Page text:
The Central Government recently appointed seven people, including a former Delhi police commissioner, as ‘special monitors’ of the National Human Rights Commission (NHRC).
About National Human Rights Commission (NHRC)
- It is a statutory body established on 12 October, 1993, under the Protection of Human Rights Act, 1993.
- It is the watchdog of human rights in the country.
- It is established in conformity with the Paris Principles (1991), adopted at the first international workshop on national institutions for the protection of human rights.
- To strengthen the institutional arrangements through which human rights issues could be addressed in their entirety in a more focused manner.
- To look into allegations of excesses, independently of the government, in a manner that would underline the government’s commitment to protect human rights.
- It includes a chairperson and eight other members.
- The Chairperson of NHRC is the retired Chief Justice of India.
- Out of the eight members, four are full-time members, whereas the other four are deemed members.
- Out of the 4 full time members of the NHRC:
- One member should be a working or retired Judge of the Supreme Court.
- Other member should be working or retired Chief Justice of a High Court.
- Two members are selected based on their experience and knowledge of human rights.
- The 4 deemed members of NHRC are the chairpersons of the National Commission for Minorities, the National Commission for Scheduled Castes, the National Commission for Scheduled Tribes and the National Commission for Women.
- The chairperson and members are appointed by the President on the recommendations of a six-member committee consisting of –
- Prime Minister as its head
- Speaker of the Lok Sabha
- Deputy Chairman of the Rajya Sabha
- Leaders of the Opposition in both the Houses of Parliament
- Union Home Minister
- Term: The chairperson and members are appointed for a term of 3 years or till the age of 70 years, whichever is earlier.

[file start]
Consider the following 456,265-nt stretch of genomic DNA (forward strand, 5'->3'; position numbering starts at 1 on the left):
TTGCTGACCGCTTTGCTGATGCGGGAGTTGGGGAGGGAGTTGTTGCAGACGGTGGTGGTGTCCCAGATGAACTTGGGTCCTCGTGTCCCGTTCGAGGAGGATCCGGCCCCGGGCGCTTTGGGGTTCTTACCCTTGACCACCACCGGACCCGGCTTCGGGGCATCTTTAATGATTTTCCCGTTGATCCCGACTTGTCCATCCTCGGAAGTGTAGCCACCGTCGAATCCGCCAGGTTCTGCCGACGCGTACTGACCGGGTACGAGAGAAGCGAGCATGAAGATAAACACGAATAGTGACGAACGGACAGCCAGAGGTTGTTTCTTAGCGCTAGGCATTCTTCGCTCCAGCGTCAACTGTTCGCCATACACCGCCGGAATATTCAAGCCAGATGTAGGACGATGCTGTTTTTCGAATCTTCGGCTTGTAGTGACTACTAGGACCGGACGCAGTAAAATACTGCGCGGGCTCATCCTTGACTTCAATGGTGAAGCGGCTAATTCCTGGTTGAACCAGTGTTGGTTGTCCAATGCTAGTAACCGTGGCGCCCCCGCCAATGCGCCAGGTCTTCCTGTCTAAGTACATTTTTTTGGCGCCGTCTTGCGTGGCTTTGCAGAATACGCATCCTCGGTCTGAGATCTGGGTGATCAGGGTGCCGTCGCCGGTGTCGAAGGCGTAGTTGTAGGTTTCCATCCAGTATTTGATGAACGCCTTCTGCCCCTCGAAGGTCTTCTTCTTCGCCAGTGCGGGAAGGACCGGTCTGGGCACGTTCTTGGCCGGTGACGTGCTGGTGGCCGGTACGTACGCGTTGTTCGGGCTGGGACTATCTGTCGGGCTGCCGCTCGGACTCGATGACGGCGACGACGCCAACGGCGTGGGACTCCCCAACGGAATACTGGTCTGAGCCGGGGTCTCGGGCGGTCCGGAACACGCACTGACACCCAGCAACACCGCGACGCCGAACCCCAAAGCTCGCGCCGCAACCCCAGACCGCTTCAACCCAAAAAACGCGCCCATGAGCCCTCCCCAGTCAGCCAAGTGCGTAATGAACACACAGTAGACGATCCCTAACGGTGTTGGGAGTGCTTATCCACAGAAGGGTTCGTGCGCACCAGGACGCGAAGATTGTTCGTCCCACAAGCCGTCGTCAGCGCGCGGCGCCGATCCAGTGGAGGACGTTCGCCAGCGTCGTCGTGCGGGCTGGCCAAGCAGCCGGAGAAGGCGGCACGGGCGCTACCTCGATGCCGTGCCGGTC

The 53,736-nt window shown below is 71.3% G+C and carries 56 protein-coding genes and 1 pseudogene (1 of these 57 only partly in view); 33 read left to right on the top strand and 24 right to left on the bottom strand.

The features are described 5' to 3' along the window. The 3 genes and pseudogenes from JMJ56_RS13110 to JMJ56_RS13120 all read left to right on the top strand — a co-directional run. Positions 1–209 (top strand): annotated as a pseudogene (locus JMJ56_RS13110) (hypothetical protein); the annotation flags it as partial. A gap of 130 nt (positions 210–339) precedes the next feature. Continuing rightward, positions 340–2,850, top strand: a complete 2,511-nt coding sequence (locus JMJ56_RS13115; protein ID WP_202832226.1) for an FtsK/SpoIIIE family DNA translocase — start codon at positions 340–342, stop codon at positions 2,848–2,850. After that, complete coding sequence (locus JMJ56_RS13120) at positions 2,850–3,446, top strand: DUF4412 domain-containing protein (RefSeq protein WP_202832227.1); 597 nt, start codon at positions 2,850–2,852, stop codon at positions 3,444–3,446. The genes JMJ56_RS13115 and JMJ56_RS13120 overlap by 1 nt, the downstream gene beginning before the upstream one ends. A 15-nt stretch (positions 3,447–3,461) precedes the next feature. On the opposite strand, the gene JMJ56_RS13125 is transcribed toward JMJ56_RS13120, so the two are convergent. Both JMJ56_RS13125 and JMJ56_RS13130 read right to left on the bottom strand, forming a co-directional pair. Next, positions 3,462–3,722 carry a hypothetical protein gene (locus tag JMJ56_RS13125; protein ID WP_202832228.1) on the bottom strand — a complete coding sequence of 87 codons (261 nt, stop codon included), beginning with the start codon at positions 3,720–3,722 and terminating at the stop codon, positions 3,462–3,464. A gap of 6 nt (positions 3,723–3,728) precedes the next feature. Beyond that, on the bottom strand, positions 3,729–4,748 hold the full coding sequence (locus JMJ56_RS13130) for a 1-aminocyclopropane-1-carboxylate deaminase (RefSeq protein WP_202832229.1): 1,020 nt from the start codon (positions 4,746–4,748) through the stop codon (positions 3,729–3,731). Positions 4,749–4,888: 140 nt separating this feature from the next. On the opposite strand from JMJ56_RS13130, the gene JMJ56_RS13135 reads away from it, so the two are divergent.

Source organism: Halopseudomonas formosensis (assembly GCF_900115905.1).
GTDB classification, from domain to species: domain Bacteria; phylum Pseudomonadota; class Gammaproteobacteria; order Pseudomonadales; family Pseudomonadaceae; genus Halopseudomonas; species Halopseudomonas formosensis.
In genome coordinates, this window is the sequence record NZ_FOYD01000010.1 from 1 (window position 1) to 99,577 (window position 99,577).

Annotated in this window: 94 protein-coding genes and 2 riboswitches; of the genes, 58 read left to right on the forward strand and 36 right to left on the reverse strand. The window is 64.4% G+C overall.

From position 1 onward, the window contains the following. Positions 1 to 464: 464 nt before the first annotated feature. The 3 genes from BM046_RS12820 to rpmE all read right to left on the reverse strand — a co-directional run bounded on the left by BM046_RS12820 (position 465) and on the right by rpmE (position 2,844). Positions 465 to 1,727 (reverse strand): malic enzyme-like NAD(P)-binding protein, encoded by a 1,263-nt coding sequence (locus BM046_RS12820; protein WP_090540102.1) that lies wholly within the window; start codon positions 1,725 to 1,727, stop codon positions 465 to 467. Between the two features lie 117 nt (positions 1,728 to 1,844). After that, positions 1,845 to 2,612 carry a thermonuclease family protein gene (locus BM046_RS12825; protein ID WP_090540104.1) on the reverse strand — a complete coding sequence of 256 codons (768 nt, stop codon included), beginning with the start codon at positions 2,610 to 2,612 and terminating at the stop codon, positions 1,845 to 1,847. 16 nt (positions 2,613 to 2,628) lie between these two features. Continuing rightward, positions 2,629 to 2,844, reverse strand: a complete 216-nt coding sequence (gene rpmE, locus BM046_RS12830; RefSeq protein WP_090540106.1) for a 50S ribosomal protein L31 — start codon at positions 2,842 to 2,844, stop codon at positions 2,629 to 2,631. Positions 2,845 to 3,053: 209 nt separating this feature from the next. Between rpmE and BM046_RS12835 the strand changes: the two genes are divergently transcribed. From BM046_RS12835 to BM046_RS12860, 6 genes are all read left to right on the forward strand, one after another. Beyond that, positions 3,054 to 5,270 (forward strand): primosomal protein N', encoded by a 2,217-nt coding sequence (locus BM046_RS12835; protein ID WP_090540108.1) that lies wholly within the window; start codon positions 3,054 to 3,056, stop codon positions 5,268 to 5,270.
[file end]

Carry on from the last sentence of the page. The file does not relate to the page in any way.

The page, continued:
- The chairperson and members are eligible for reappointment.
- Functions of the NHRC:
- Inquire, on its own initiative or on a petition presented to it by a victim or any person on his behalf, into a complaint of violation of human rights, or abetment or negligence in the prevention of such violation, by a public servant;
- Intervene in any proceeding involving any allegation of violation of human rights pending before a court with the approval of such court;
- Visit any jail or any other institution under the control of the State Government, where persons are detained or lodged for purposes of treatment, reformation or protection to study the living condition of the inmates and make recommendations thereon;
- Spread human rights literacy among various sections of society;
- Study treaties and other international instruments on human rights and make recommendations for their effective implementation;
- While inquiring into complaints under the Act, the Commission shall have all the powers of a civil court trying a suit under the Code of Civil Procedure, 1908.
- It can summon and enforce the attendance of witnesses and examine them on oath.
- It can also grant compensation to the victims of police brutality.
- If necessary, the NHRC can approach the Supreme Court or the High Court for the enforcement of human rights in order to protect the rights of individuals or groups.
- The NHRC has the authority to take "suo motu" cognizance of human rights violations, even if a formal complaint has not been filed.
Q1) What are Paris Principles (1991)?
The Paris Principles, a set of international standards which frame and guide the work of National Human Rights Institutions (NHRIs).Drafted at an international NHRIs workshop in Paris in 1991, they were adopted by the United Nations General Assembly in 1993.